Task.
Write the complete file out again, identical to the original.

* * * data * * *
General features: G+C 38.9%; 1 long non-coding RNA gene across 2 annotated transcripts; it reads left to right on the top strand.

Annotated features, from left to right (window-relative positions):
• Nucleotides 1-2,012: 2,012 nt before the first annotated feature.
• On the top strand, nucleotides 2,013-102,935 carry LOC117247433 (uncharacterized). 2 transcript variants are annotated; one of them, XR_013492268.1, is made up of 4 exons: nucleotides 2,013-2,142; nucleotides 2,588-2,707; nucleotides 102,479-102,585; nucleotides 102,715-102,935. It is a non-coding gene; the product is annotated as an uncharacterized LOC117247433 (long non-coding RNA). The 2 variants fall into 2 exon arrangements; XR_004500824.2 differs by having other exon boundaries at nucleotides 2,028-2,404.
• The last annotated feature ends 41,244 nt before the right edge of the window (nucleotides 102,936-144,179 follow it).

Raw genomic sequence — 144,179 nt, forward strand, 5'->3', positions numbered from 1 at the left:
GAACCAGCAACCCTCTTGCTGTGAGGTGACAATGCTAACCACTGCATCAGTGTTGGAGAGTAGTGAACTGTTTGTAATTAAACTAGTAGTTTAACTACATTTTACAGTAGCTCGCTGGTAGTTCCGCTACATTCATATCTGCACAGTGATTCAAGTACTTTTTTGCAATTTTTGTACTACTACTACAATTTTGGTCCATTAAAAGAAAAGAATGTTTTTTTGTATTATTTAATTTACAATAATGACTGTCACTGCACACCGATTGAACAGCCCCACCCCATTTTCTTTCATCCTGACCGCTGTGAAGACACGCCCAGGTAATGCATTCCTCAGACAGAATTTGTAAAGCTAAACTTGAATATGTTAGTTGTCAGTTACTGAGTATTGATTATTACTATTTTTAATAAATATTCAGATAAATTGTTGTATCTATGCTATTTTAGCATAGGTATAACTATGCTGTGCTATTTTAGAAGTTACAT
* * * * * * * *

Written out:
General features: G+C 38.9%; 1 long non-coding RNA gene across 2 annotated transcripts; it reads left to right on the top strand.

Annotated features, from left to right (window-relative positions):
• Nucleotides 1-2,012: 2,012 nt before the first annotated feature.
• On the top strand, nucleotides 2,013-102,935 carry LOC117247433 (uncharacterized). 2 transcript variants are annotated; one of them, XR_013492268.1, is made up of 4 exons: nucleotides 2,013-2,142; nucleotides 2,588-2,707; nucleotides 102,479-102,585; nucleotides 102,715-102,935. It is a non-coding gene; the product is annotated as an uncharacterized LOC117247433 (long non-coding RNA). The 2 variants fall into 2 exon arrangements; XR_004500824.2 differs by having other exon boundaries at nucleotides 2,028-2,404.
• The last annotated feature ends 41,244 nt before the right edge of the window (nucleotides 102,936-144,179 follow it).

Raw genomic sequence — 144,179 nt, forward strand, 5'->3', positions numbered from 1 at the left:
GAACCAGCAACCCTCTTGCTGTGAGGTGACAATGCTAACCACTGCATCAGTGTTGGAGAGTAGTGAACTGTTTGTAATTAAACTAGTAGTTTAACTACATTTTACAGTAGCTCGCTGGTAGTTCCGCTACATTCATATCTGCACAGTGATTCAAGTACTTTTTTGCAATTTTTGTACTACTACTACAATTTTGGTCCATTAAAAGAAAAGAATGTTTTTTTGTATTATTTAATTTACAATAATGACTGTCACTGCACACCGATTGAACAGCCCCACCCCATTTTCTTTCATCCTGACCGCTGTGAAGACACGCCCAGGTAATGCATTCCTCAGACAGAATTTGTAAAGCTAAACTTGAATATGTTAGTTGTCAGTTACTGAGTATTGATTATTACTATTTTTAATAAATATTCAGATAAATTGTTGTATCTATGCTATTTTAGCATAGGTATAACTATGCTGTGCTATTTTAGAAGTTACAT